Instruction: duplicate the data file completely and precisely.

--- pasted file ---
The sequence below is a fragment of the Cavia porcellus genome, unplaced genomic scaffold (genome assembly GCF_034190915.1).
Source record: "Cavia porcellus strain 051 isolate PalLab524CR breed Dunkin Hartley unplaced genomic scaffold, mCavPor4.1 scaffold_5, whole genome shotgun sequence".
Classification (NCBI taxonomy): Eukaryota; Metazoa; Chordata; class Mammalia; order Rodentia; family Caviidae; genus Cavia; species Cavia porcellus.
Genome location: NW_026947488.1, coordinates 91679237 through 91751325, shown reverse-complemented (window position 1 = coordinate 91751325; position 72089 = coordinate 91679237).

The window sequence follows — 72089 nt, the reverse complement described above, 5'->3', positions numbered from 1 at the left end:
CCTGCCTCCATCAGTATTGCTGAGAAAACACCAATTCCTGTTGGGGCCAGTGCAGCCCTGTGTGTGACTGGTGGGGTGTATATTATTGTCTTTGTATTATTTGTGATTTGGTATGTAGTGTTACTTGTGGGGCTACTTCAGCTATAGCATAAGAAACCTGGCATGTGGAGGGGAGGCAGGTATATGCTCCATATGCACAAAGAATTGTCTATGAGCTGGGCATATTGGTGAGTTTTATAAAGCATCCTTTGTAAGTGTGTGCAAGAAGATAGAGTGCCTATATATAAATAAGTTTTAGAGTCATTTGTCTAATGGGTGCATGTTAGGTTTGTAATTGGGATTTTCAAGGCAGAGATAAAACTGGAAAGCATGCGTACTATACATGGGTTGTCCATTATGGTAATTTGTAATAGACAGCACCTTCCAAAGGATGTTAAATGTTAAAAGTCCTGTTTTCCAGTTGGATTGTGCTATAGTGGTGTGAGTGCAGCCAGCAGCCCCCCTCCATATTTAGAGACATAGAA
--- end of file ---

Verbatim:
The sequence below is a fragment of the Cavia porcellus genome, unplaced genomic scaffold (genome assembly GCF_034190915.1).
Source record: "Cavia porcellus strain 051 isolate PalLab524CR breed Dunkin Hartley unplaced genomic scaffold, mCavPor4.1 scaffold_5, whole genome shotgun sequence".
Classification (NCBI taxonomy): Eukaryota; Metazoa; Chordata; class Mammalia; order Rodentia; family Caviidae; genus Cavia; species Cavia porcellus.
Genome location: NW_026947488.1, coordinates 91679237 through 91751325, shown reverse-complemented (window position 1 = coordinate 91751325; position 72089 = coordinate 91679237).

The window sequence follows — 72089 nt, the reverse complement described above, 5'->3', positions numbered from 1 at the left end:
CCTGCCTCCATCAGTATTGCTGAGAAAACACCAATTCCTGTTGGGGCCAGTGCAGCCCTGTGTGTGACTGGTGGGGTGTATATTATTGTCTTTGTATTATTTGTGATTTGGTATGTAGTGTTACTTGTGGGGCTACTTCAGCTATAGCATAAGAAACCTGGCATGTGGAGGGGAGGCAGGTATATGCTCCATATGCACAAAGAATTGTCTATGAGCTGGGCATATTGGTGAGTTTTATAAAGCATCCTTTGTAAGTGTGTGCAAGAAGATAGAGTGCCTATATATAAATAAGTTTTAGAGTCATTTGTCTAATGGGTGCATGTTAGGTTTGTAATTGGGATTTTCAAGGCAGAGATAAAACTGGAAAGCATGCGTACTATACATGGGTTGTCCATTATGGTAATTTGTAATAGACAGCACCTTCCAAAGGATGTTAAATGTTAAAAGTCCTGTTTTCCAGTTGGATTGTGCTATAGTGGTGTGAGTGCAGCCAGCAGCCCCCCTCCATATTTAGAGACATAGAA